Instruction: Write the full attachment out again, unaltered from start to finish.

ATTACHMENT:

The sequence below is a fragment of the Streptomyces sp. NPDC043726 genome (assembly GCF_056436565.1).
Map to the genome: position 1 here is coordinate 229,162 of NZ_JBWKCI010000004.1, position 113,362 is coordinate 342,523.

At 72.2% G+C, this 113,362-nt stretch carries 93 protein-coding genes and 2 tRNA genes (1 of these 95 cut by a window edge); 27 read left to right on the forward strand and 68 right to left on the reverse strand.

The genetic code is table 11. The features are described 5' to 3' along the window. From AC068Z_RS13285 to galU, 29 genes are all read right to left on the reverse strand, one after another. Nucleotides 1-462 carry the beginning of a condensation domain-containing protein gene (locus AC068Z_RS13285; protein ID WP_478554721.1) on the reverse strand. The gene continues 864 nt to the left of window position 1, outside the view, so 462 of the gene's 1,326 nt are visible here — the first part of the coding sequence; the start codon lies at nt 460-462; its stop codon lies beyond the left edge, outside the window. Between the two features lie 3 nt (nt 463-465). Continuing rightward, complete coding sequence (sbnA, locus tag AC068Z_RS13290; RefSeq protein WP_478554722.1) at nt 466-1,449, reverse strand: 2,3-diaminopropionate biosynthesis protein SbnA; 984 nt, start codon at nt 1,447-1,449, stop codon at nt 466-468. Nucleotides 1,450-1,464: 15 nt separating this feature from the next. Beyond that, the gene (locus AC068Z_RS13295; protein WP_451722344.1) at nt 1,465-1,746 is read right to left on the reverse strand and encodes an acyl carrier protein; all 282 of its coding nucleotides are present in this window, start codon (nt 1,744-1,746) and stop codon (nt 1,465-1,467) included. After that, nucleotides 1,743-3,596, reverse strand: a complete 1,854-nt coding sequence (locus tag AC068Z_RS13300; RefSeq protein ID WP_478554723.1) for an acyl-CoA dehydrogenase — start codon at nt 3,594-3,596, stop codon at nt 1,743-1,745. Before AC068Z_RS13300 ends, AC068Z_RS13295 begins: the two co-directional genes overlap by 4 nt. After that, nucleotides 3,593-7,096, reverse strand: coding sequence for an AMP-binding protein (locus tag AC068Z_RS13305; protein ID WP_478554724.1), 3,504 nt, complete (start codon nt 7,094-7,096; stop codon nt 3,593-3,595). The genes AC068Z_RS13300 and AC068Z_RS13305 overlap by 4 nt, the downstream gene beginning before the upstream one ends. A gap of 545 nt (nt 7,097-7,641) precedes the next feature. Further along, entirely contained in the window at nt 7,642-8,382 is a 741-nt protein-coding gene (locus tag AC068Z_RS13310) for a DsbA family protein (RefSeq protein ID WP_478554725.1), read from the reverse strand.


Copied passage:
The sequence below is a fragment of the Streptomyces sp. NPDC043726 genome (assembly GCF_056436565.1).
Map to the genome: position 1 here is coordinate 229,162 of NZ_JBWKCI010000004.1, position 113,362 is coordinate 342,523.

At 72.2% G+C, this 113,362-nt stretch carries 93 protein-coding genes and 2 tRNA genes (1 of these 95 cut by a window edge); 27 read left to right on the forward strand and 68 right to left on the reverse strand.

The genetic code is table 11. The features are described 5' to 3' along the window. From AC068Z_RS13285 to galU, 29 genes are all read right to left on the reverse strand, one after another. Nucleotides 1-462 carry the beginning of a condensation domain-containing protein gene (locus AC068Z_RS13285; protein ID WP_478554721.1) on the reverse strand. The gene continues 864 nt to the left of window position 1, outside the view, so 462 of the gene's 1,326 nt are visible here — the first part of the coding sequence; the start codon lies at nt 460-462; its stop codon lies beyond the left edge, outside the window. Between the two features lie 3 nt (nt 463-465). Continuing rightward, complete coding sequence (sbnA, locus tag AC068Z_RS13290; RefSeq protein WP_478554722.1) at nt 466-1,449, reverse strand: 2,3-diaminopropionate biosynthesis protein SbnA; 984 nt, start codon at nt 1,447-1,449, stop codon at nt 466-468. Nucleotides 1,450-1,464: 15 nt separating this feature from the next. Beyond that, the gene (locus AC068Z_RS13295; protein WP_451722344.1) at nt 1,465-1,746 is read right to left on the reverse strand and encodes an acyl carrier protein; all 282 of its coding nucleotides are present in this window, start codon (nt 1,744-1,746) and stop codon (nt 1,465-1,467) included. After that, nucleotides 1,743-3,596, reverse strand: a complete 1,854-nt coding sequence (locus tag AC068Z_RS13300; RefSeq protein ID WP_478554723.1) for an acyl-CoA dehydrogenase — start codon at nt 3,594-3,596, stop codon at nt 1,743-1,745. Before AC068Z_RS13300 ends, AC068Z_RS13295 begins: the two co-directional genes overlap by 4 nt. After that, nucleotides 3,593-7,096, reverse strand: coding sequence for an AMP-binding protein (locus tag AC068Z_RS13305; protein ID WP_478554724.1), 3,504 nt, complete (start codon nt 7,094-7,096; stop codon nt 3,593-3,595). The genes AC068Z_RS13300 and AC068Z_RS13305 overlap by 4 nt, the downstream gene beginning before the upstream one ends. A gap of 545 nt (nt 7,097-7,641) precedes the next feature. Further along, entirely contained in the window at nt 7,642-8,382 is a 741-nt protein-coding gene (locus tag AC068Z_RS13310) for a DsbA family protein (RefSeq protein ID WP_478554725.1), read from the reverse strand.